> > some
            > > have 2 or 3 of these). The second innovation is that, in
            > Ezekiel,
            > > the
            > > cherubim have four FACES as well - not just bodies.
            > >
            > > In light of this, are we to say that these innovations were
            > simply
            > > so that
            > > everything occurred in series of FOURS?
            > >
            > > And even if we answer this in the affirmative...why four? Is
            > this
            > > also
            > > Babylonian? (The fourfold grouping of the zodiac? Four regions
            > of
            > > the
            > > world?)
            > [snip]
            >
            > Hi Stewart,
            >
            > Controversy aside ....
            >
            > The oldest occurrence of the Tetramoulon may date to a bronze cult
            > stand dating circa 1200
            > BCE (and hence pre-zodiacal) from Cyprus which portrays a cherub
            > with the head of a man,
            > the wings of an eagle, the forelegs of a lion and the hindquarters
            > of a bull (see: Elie
            > Borowski, "Cherubim: God's Throne?" in Biblical Archaeology Review,
            > July/August, 1995).
            >
            > In his commentary on Ezekiel, Verses 1-20, (Anchor Bible, Volume 22,
            > Pages 58) Moshe
            > Greenberg states: "Virtually every component of Ezekiel's vision can
            > ... be derived from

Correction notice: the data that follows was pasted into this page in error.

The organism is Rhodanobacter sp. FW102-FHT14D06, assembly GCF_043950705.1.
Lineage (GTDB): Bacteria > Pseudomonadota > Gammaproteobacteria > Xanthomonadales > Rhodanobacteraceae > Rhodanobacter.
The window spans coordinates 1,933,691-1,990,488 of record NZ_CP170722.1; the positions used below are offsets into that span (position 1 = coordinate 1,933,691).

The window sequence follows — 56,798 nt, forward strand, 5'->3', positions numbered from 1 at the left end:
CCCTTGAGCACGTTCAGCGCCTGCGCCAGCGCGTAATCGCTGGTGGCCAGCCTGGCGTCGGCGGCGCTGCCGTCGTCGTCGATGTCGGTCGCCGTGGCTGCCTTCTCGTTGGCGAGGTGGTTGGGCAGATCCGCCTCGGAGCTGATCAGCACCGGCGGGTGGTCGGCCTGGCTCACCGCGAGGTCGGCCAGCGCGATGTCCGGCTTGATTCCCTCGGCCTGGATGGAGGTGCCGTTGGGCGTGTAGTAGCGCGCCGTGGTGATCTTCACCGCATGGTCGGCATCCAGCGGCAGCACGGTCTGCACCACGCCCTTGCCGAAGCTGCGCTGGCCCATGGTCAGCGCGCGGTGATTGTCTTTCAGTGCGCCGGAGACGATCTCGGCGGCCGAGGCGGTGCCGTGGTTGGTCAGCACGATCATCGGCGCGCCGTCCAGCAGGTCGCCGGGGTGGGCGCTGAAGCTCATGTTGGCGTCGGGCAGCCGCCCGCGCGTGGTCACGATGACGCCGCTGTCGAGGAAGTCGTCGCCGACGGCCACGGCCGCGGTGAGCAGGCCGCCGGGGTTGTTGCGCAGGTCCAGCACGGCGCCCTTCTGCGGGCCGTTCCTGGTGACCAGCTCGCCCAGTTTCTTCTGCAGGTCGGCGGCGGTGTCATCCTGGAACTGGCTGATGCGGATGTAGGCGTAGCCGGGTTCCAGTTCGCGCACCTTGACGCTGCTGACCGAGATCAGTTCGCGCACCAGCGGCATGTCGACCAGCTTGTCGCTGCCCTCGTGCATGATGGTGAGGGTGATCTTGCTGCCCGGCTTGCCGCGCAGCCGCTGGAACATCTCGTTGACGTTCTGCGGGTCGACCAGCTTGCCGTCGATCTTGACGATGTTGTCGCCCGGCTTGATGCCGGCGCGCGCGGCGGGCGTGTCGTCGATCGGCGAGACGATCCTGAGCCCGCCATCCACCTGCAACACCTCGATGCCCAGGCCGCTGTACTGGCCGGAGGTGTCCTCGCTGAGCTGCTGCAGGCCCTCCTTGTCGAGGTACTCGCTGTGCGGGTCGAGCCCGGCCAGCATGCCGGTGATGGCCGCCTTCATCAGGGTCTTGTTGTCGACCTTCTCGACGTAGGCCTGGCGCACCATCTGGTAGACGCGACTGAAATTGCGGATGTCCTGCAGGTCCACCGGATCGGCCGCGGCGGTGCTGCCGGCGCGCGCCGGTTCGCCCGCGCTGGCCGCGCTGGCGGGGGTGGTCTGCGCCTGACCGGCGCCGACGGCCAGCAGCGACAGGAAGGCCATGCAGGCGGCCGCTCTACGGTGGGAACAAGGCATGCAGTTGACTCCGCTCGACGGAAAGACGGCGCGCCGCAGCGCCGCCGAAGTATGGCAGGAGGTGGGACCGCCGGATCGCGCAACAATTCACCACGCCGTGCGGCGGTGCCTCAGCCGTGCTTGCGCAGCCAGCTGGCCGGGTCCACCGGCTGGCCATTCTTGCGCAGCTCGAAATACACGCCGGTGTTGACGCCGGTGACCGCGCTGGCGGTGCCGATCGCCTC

> Israelite tradition supplemented by neighboring iconography ...." As
            > example: The four faces
            > of the creatures may be traced back to the description of the
            > cherubim in the Holy of Holies
            > in Solomon's temple (See: 1 Kings 6:27, 28). Cherubim were
            > frequently depicted as having
            > the heads of men, the bodies of either lions or bulls - sometimes a
            > lion's fore parts and a
            > bull's hindquarters - and the wings of eagles sprouting from their
            > lion or bull shoulders.
            >
            > In one commonly accepted interpretation the four creatures are
            > supposed to correspond to
            > four signs of the zodiac. The faces of the creatures (cherubim)
            > seemingly correspond to 4
            > zodiacal constellations (if the Eagle substitutes for the Scorpion).
            > In this scenario .... The
            > lion corresponds to the constellation of the lion. The ox
            > corresponds to the constellation of
            > the ox (i.e., the bull). The man probably corresponds to the
            > scorpion-man (an old
            > Babylonian name). The eagle was not taken from Aquarius (the
            > water-bearer) but possibly
            > from the constellation of the eagle in the neighbourhood.
            >
            > Ezekiel's visions are dated circa 600 BCE which is shortly after the
            > Babylonians had
            > established a 12-constellation zodiac. (Note: Not 12 sign zodiac.)
            > Leslie Allen, Word Biblical
            > Commentary: Ezekiel, Volumes 28 & 29, 1986) wrote that the 4 faces
            > suggest the 4 cardinal
            > directions (north = Eagle, east = Bull, south = Human, west =
            > Lion).
            >
            > Gary Thompson
            > Melbourne
            > No academic affiliation
            >
            > [Non-text portions of this message have been removed]